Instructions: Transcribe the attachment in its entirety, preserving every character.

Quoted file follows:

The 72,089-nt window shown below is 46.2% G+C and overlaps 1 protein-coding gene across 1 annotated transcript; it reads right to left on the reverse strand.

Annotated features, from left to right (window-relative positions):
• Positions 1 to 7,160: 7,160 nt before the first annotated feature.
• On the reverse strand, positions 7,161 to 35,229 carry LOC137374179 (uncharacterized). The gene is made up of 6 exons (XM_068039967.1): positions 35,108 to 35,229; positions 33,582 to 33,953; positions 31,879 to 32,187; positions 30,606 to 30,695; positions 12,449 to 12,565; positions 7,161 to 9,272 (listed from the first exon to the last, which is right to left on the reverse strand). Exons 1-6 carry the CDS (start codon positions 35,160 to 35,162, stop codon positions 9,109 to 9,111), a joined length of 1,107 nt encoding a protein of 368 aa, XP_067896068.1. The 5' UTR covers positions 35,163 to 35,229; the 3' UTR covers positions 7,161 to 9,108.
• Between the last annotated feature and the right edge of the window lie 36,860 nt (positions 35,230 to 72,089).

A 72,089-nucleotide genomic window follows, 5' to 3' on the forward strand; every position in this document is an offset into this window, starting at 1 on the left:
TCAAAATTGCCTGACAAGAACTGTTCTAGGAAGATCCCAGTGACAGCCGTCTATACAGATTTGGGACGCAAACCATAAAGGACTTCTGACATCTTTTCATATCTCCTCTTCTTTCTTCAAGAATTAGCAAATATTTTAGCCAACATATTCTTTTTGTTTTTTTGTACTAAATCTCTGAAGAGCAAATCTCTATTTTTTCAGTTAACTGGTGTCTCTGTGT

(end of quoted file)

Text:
The 72,089-nt window shown below is 46.2% G+C and overlaps 1 protein-coding gene across 1 annotated transcript; it reads right to left on the reverse strand.

Annotated features, from left to right (window-relative positions):
• Positions 1 to 7,160: 7,160 nt before the first annotated feature.
• On the reverse strand, positions 7,161 to 35,229 carry LOC137374179 (uncharacterized). The gene is made up of 6 exons (XM_068039967.1): positions 35,108 to 35,229; positions 33,582 to 33,953; positions 31,879 to 32,187; positions 30,606 to 30,695; positions 12,449 to 12,565; positions 7,161 to 9,272 (listed from the first exon to the last, which is right to left on the reverse strand). Exons 1-6 carry the CDS (start codon positions 35,160 to 35,162, stop codon positions 9,109 to 9,111), a joined length of 1,107 nt encoding a protein of 368 aa, XP_067896068.1. The 5' UTR covers positions 35,163 to 35,229; the 3' UTR covers positions 7,161 to 9,108.
• Between the last annotated feature and the right edge of the window lie 36,860 nt (positions 35,230 to 72,089).

A 72,089-nucleotide genomic window follows, 5' to 3' on the forward strand; every position in this document is an offset into this window, starting at 1 on the left:
TCAAAATTGCCTGACAAGAACTGTTCTAGGAAGATCCCAGTGACAGCCGTCTATACAGATTTGGGACGCAAACCATAAAGGACTTCTGACATCTTTTCATATCTCCTCTTCTTTCTTCAAGAATTAGCAAATATTTTAGCCAACATATTCTTTTTGTTTTTTTGTACTAAATCTCTGAAGAGCAAATCTCTATTTTTTCAGTTAACTGGTGTCTCTGTGT